Thematically, the titles are about things that make me anxious, scared or sad. It’s almost all about the environment and politics and the way we as humans and how, as a small part of the intensively complex system that is life, we are about to destroy everything by our own stupidity. We’ve [humans] known for a while now that we have to seriously slow down to get a chance to save something, but nothing really happens. The people who could make decisions on a large scale, politicians and chiefs of industry and trade, do not seem to feel concerned. And the people in general don’t seem ready to give up any part of their comfortable modern lives. Anyway, things are gonna happen sooner or later and the only question is how tough it will be. It depends only on us and I’m not really optimistic.
Where did the name WuW come from?
We have a ready answer to that question: “WuW is the sound wind makes when it blows on a hot night, it’s a low-end murmur that grabs you by the guts, a blast of air rushing through the mountains and the oceans.”
In fact, it’s quite difficult to find a band’s name. It instantly corners you within a label or style and we didn’t want something too stereotypical, something too metal or too post-anything. We tried to find something abstract, evocative and simple at the same time, something that reflected our music.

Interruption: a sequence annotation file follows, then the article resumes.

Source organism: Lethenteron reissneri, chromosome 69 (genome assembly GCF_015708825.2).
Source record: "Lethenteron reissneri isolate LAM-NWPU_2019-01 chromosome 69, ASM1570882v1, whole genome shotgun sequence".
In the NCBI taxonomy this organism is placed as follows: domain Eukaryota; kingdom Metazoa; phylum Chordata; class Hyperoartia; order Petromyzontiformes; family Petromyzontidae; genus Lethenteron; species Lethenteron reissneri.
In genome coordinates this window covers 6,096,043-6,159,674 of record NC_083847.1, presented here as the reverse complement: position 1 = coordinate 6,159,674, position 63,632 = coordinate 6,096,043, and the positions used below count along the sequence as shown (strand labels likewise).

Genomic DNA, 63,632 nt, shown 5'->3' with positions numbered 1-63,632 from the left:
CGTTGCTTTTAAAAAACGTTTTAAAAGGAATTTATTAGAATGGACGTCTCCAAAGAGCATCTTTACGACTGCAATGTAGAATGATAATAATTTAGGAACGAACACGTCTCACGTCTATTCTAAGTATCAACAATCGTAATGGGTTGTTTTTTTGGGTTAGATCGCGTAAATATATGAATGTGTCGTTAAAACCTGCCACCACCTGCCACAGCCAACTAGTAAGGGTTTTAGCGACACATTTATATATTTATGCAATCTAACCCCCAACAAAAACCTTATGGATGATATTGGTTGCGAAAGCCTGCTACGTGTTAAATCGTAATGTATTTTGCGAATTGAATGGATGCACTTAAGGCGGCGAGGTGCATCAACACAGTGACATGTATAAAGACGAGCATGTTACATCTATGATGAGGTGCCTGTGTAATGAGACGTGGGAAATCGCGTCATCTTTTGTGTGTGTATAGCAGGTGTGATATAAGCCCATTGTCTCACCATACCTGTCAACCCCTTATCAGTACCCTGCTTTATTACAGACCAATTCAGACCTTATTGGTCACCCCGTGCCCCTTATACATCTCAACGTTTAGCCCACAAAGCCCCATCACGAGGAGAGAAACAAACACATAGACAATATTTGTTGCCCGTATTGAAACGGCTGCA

Graphically, it can also be seen as a metaphor of the band: the two W (us) linked by the letter “u” which is the mathematical symbol for “union”.
Do you think spending time in other genres has allowed you to have a broader mind than many metal musicians, ultimately allowing you to write more unique and artistically free music?
I don’t know… all these experiences have made what we are today as musicians and WuW is an expression of that process, for sure. However, I don’t want to compare us to other musicians or state any general truths. I’m convinced that everybody is able to find his own personal way of expression, to create something unique. For instance, if you look at the thrash and death metal scene in the ’80s and early ’90s, all those guys were just kids and I’m not sure that most of them had a large experience nor a wide musical culture. But, they did make something new. As far as we are concerned, we have an aesthetical idea of what we want to do and we try to reach that point.
Do you think your relationship as brothers affects the music you write?